Follow Up Lesson Ideas for Teachers - Greek Warfare

There are lots of activities you can use both to reinforce what the children learned in the Greek Warfare workshop,

and to enrich and deepen their learning of this topic. Some of these activities link to other subjects as well as history, such as literacy, DT, and citizenship.


Hoplite Arms and Tactics


1. Displaying the helmets and shields: Greek warriors would usually keep their arms on display in one room. Children could construct a free standing frame or use hooks on the wall to hang their helmets and shields on. They could also make the rest of the gear (see later) to go with it. Another option is to imagine the arms have been captured in a battle. In this case the helmets and shields would be hung as trophies, perhaps in the home but often in or at the front of a temple. In fact there are still holes at the front of the Parthenon where Alexander the Great hung some of his own trophies.


This photo shows one school's display in their hall.


2. Making more gear: you could try getting the children to make other items in a hoplite's gear.

The design of all these items you can see on this web site.

Take a good look at these photos before trying to make any of your own hoplite gear.


Spears - a broom handle with a spear shape at the end, glued or taped on. I made my spear blades from plastic (polypropylene), but you could use any fairly stiff material that can be cut to shape, such as card. Get children to copy the shape of the blade and cut it out. Then paint it silver (or use shiny silver card). You could even try making the lizarder, although this will probably get broken or bent when the spear is standing upright.


Cuirass - the body armour can be made from fairly stiff card, but you need a large piece, preferably white. Look at this page for one expert's view on the design, and what they were made of:

You will need some way of fastening the armour together (pulling the flaps at the top forwards over the shoulders, and fixing them and the sides together). The Greeks used cords which were tied together, at the sternum for the shoulder flaps and at the side for the torso. I suggest getting an artistic TA to draw out the pattern for the cuirass as if making a dress, and try it - then if it works you can do a few which children can make. You could even make the bronze scales from small circles of gold card glued on.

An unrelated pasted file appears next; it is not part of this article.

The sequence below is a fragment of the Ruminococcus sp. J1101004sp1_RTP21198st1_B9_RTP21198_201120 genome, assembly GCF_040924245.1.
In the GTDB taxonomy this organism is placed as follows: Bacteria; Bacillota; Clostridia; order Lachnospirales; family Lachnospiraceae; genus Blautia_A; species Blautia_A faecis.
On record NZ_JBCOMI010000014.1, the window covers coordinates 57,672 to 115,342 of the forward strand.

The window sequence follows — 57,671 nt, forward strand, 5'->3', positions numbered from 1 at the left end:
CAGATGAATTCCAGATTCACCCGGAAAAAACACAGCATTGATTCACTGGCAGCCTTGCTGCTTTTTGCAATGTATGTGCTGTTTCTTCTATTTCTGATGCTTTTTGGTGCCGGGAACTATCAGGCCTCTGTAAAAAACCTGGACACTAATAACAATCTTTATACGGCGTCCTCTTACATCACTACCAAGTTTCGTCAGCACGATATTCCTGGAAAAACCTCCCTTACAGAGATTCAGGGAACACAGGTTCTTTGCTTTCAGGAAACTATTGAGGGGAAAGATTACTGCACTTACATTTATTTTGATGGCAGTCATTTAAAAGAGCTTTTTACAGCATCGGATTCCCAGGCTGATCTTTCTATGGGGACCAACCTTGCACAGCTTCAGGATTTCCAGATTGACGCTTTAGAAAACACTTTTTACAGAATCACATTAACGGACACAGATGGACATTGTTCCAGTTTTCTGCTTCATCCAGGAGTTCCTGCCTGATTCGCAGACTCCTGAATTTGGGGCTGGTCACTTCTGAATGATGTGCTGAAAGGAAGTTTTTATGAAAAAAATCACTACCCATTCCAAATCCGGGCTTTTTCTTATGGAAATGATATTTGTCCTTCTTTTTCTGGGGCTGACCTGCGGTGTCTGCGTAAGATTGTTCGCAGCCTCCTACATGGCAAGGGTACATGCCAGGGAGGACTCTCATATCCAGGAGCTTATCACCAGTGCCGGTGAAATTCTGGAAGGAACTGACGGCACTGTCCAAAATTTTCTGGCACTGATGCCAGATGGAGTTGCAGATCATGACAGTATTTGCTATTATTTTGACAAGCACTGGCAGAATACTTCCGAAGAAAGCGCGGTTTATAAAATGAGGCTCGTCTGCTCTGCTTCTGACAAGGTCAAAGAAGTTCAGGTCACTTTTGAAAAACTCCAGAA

Greaves - pieces of strong, flexible card can be used. The shape will be similar to modern shin guards, but larger as they need to protect the knees too. The shape will need to bulge out at the calves, where the greaves wrap round to protect the leg. You also need straps or cords to tie them on the leg. Again I suggest experimenting to work out the ideal shape and size. They can be painted bronze (or gold, which is close to ancient bronze; or even better covered in shiny gold card).


Sword - cut out a piece of stiff card to the right overall shape of the blade and handle. Then wrap and glue cloth, or wrap masking tape, around the handle. Then paint the blade silver - or glue on shiny silver card cut to the right shape.


3. Assembly presentation: Get the class to put on a show for the rest of the school. A few children can explain all the items, and how the ranks, files and phalanx were formed, while the rest perform the actions just as we did in the workshop. This will be even more effective if the class has made some extra gear, such as spears, cuirasses and greaves.


4. Drill: Divide the class into two troops (of equal ability and maturity). Pick a commander for each troop to try to train them in a well-disciplined drill. The purpose of this is not only for children to get more experience of what it would be like to be a hoplite in phalanx formation, but for the 'commanders' to see for themselves how difficult it is to keep children/soldiers under control. This may even give them some empathy for the job of a teacher!


Go over the structure of a phalanx first, and how it is formed, as they learned in the workshop. Also remind them of the way to march (spear leaning against the right shoulder; you will need some sticks to act as spears) and approach the battle line. Go to the playground or field, and get the commanders to try to drill their troops - get them to go through the main steps a couple of times, maybe giving them 15-20 minutes. Then there will be a competition to see which troop can march, run, and form phalanx in the neatest and quickest manner. You can be the judge.